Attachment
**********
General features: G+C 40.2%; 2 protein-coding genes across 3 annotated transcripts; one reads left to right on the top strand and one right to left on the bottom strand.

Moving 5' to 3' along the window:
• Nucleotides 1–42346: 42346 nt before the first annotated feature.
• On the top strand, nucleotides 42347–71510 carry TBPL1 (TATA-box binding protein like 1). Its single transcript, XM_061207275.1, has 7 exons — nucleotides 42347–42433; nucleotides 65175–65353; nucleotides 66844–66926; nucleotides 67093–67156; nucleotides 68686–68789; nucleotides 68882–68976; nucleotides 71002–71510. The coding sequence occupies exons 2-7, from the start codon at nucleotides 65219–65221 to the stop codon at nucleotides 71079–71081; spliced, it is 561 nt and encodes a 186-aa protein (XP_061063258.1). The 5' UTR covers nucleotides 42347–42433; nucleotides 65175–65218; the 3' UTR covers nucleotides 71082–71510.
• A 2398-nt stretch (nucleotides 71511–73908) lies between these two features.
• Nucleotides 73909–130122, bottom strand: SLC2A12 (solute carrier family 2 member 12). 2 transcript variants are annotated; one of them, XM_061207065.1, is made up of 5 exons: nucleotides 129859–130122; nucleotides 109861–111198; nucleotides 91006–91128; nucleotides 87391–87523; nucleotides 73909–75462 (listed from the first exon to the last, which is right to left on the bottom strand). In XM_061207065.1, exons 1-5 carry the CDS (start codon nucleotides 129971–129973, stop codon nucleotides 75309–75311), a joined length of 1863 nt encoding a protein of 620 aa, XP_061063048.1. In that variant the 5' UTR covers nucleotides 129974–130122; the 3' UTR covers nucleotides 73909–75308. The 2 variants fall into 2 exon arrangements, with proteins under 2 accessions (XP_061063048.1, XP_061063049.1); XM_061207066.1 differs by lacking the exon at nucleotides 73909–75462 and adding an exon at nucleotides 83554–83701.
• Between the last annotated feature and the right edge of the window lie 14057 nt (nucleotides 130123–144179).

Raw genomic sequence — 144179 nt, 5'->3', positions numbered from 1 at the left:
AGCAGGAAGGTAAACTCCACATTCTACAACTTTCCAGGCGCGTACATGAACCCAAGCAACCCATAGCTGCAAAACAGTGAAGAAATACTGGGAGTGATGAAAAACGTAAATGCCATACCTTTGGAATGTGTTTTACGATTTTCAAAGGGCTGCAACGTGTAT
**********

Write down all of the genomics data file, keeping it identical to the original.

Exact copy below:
General features: G+C 40.2%; 2 protein-coding genes across 3 annotated transcripts; one reads left to right on the top strand and one right to left on the bottom strand.

Moving 5' to 3' along the window:
• Nucleotides 1–42346: 42346 nt before the first annotated feature.
• On the top strand, nucleotides 42347–71510 carry TBPL1 (TATA-box binding protein like 1). Its single transcript, XM_061207275.1, has 7 exons — nucleotides 42347–42433; nucleotides 65175–65353; nucleotides 66844–66926; nucleotides 67093–67156; nucleotides 68686–68789; nucleotides 68882–68976; nucleotides 71002–71510. The coding sequence occupies exons 2-7, from the start codon at nucleotides 65219–65221 to the stop codon at nucleotides 71079–71081; spliced, it is 561 nt and encodes a 186-aa protein (XP_061063258.1). The 5' UTR covers nucleotides 42347–42433; nucleotides 65175–65218; the 3' UTR covers nucleotides 71082–71510.
• A 2398-nt stretch (nucleotides 71511–73908) lies between these two features.
• Nucleotides 73909–130122, bottom strand: SLC2A12 (solute carrier family 2 member 12). 2 transcript variants are annotated; one of them, XM_061207065.1, is made up of 5 exons: nucleotides 129859–130122; nucleotides 109861–111198; nucleotides 91006–91128; nucleotides 87391–87523; nucleotides 73909–75462 (listed from the first exon to the last, which is right to left on the bottom strand). In XM_061207065.1, exons 1-5 carry the CDS (start codon nucleotides 129971–129973, stop codon nucleotides 75309–75311), a joined length of 1863 nt encoding a protein of 620 aa, XP_061063048.1. In that variant the 5' UTR covers nucleotides 129974–130122; the 3' UTR covers nucleotides 73909–75308. The 2 variants fall into 2 exon arrangements, with proteins under 2 accessions (XP_061063048.1, XP_061063049.1); XM_061207066.1 differs by lacking the exon at nucleotides 73909–75462 and adding an exon at nucleotides 83554–83701.
• Between the last annotated feature and the right edge of the window lie 14057 nt (nucleotides 130123–144179).

Raw genomic sequence — 144179 nt, 5'->3', positions numbered from 1 at the left:
AGCAGGAAGGTAAACTCCACATTCTACAACTTTCCAGGCGCGTACATGAACCCAAGCAACCCATAGCTGCAAAACAGTGAAGAAATACTGGGAGTGATGAAAAACGTAAATGCCATACCTTTGGAATGTGTTTTACGATTTTCAAAGGGCTGCAACGTGTAT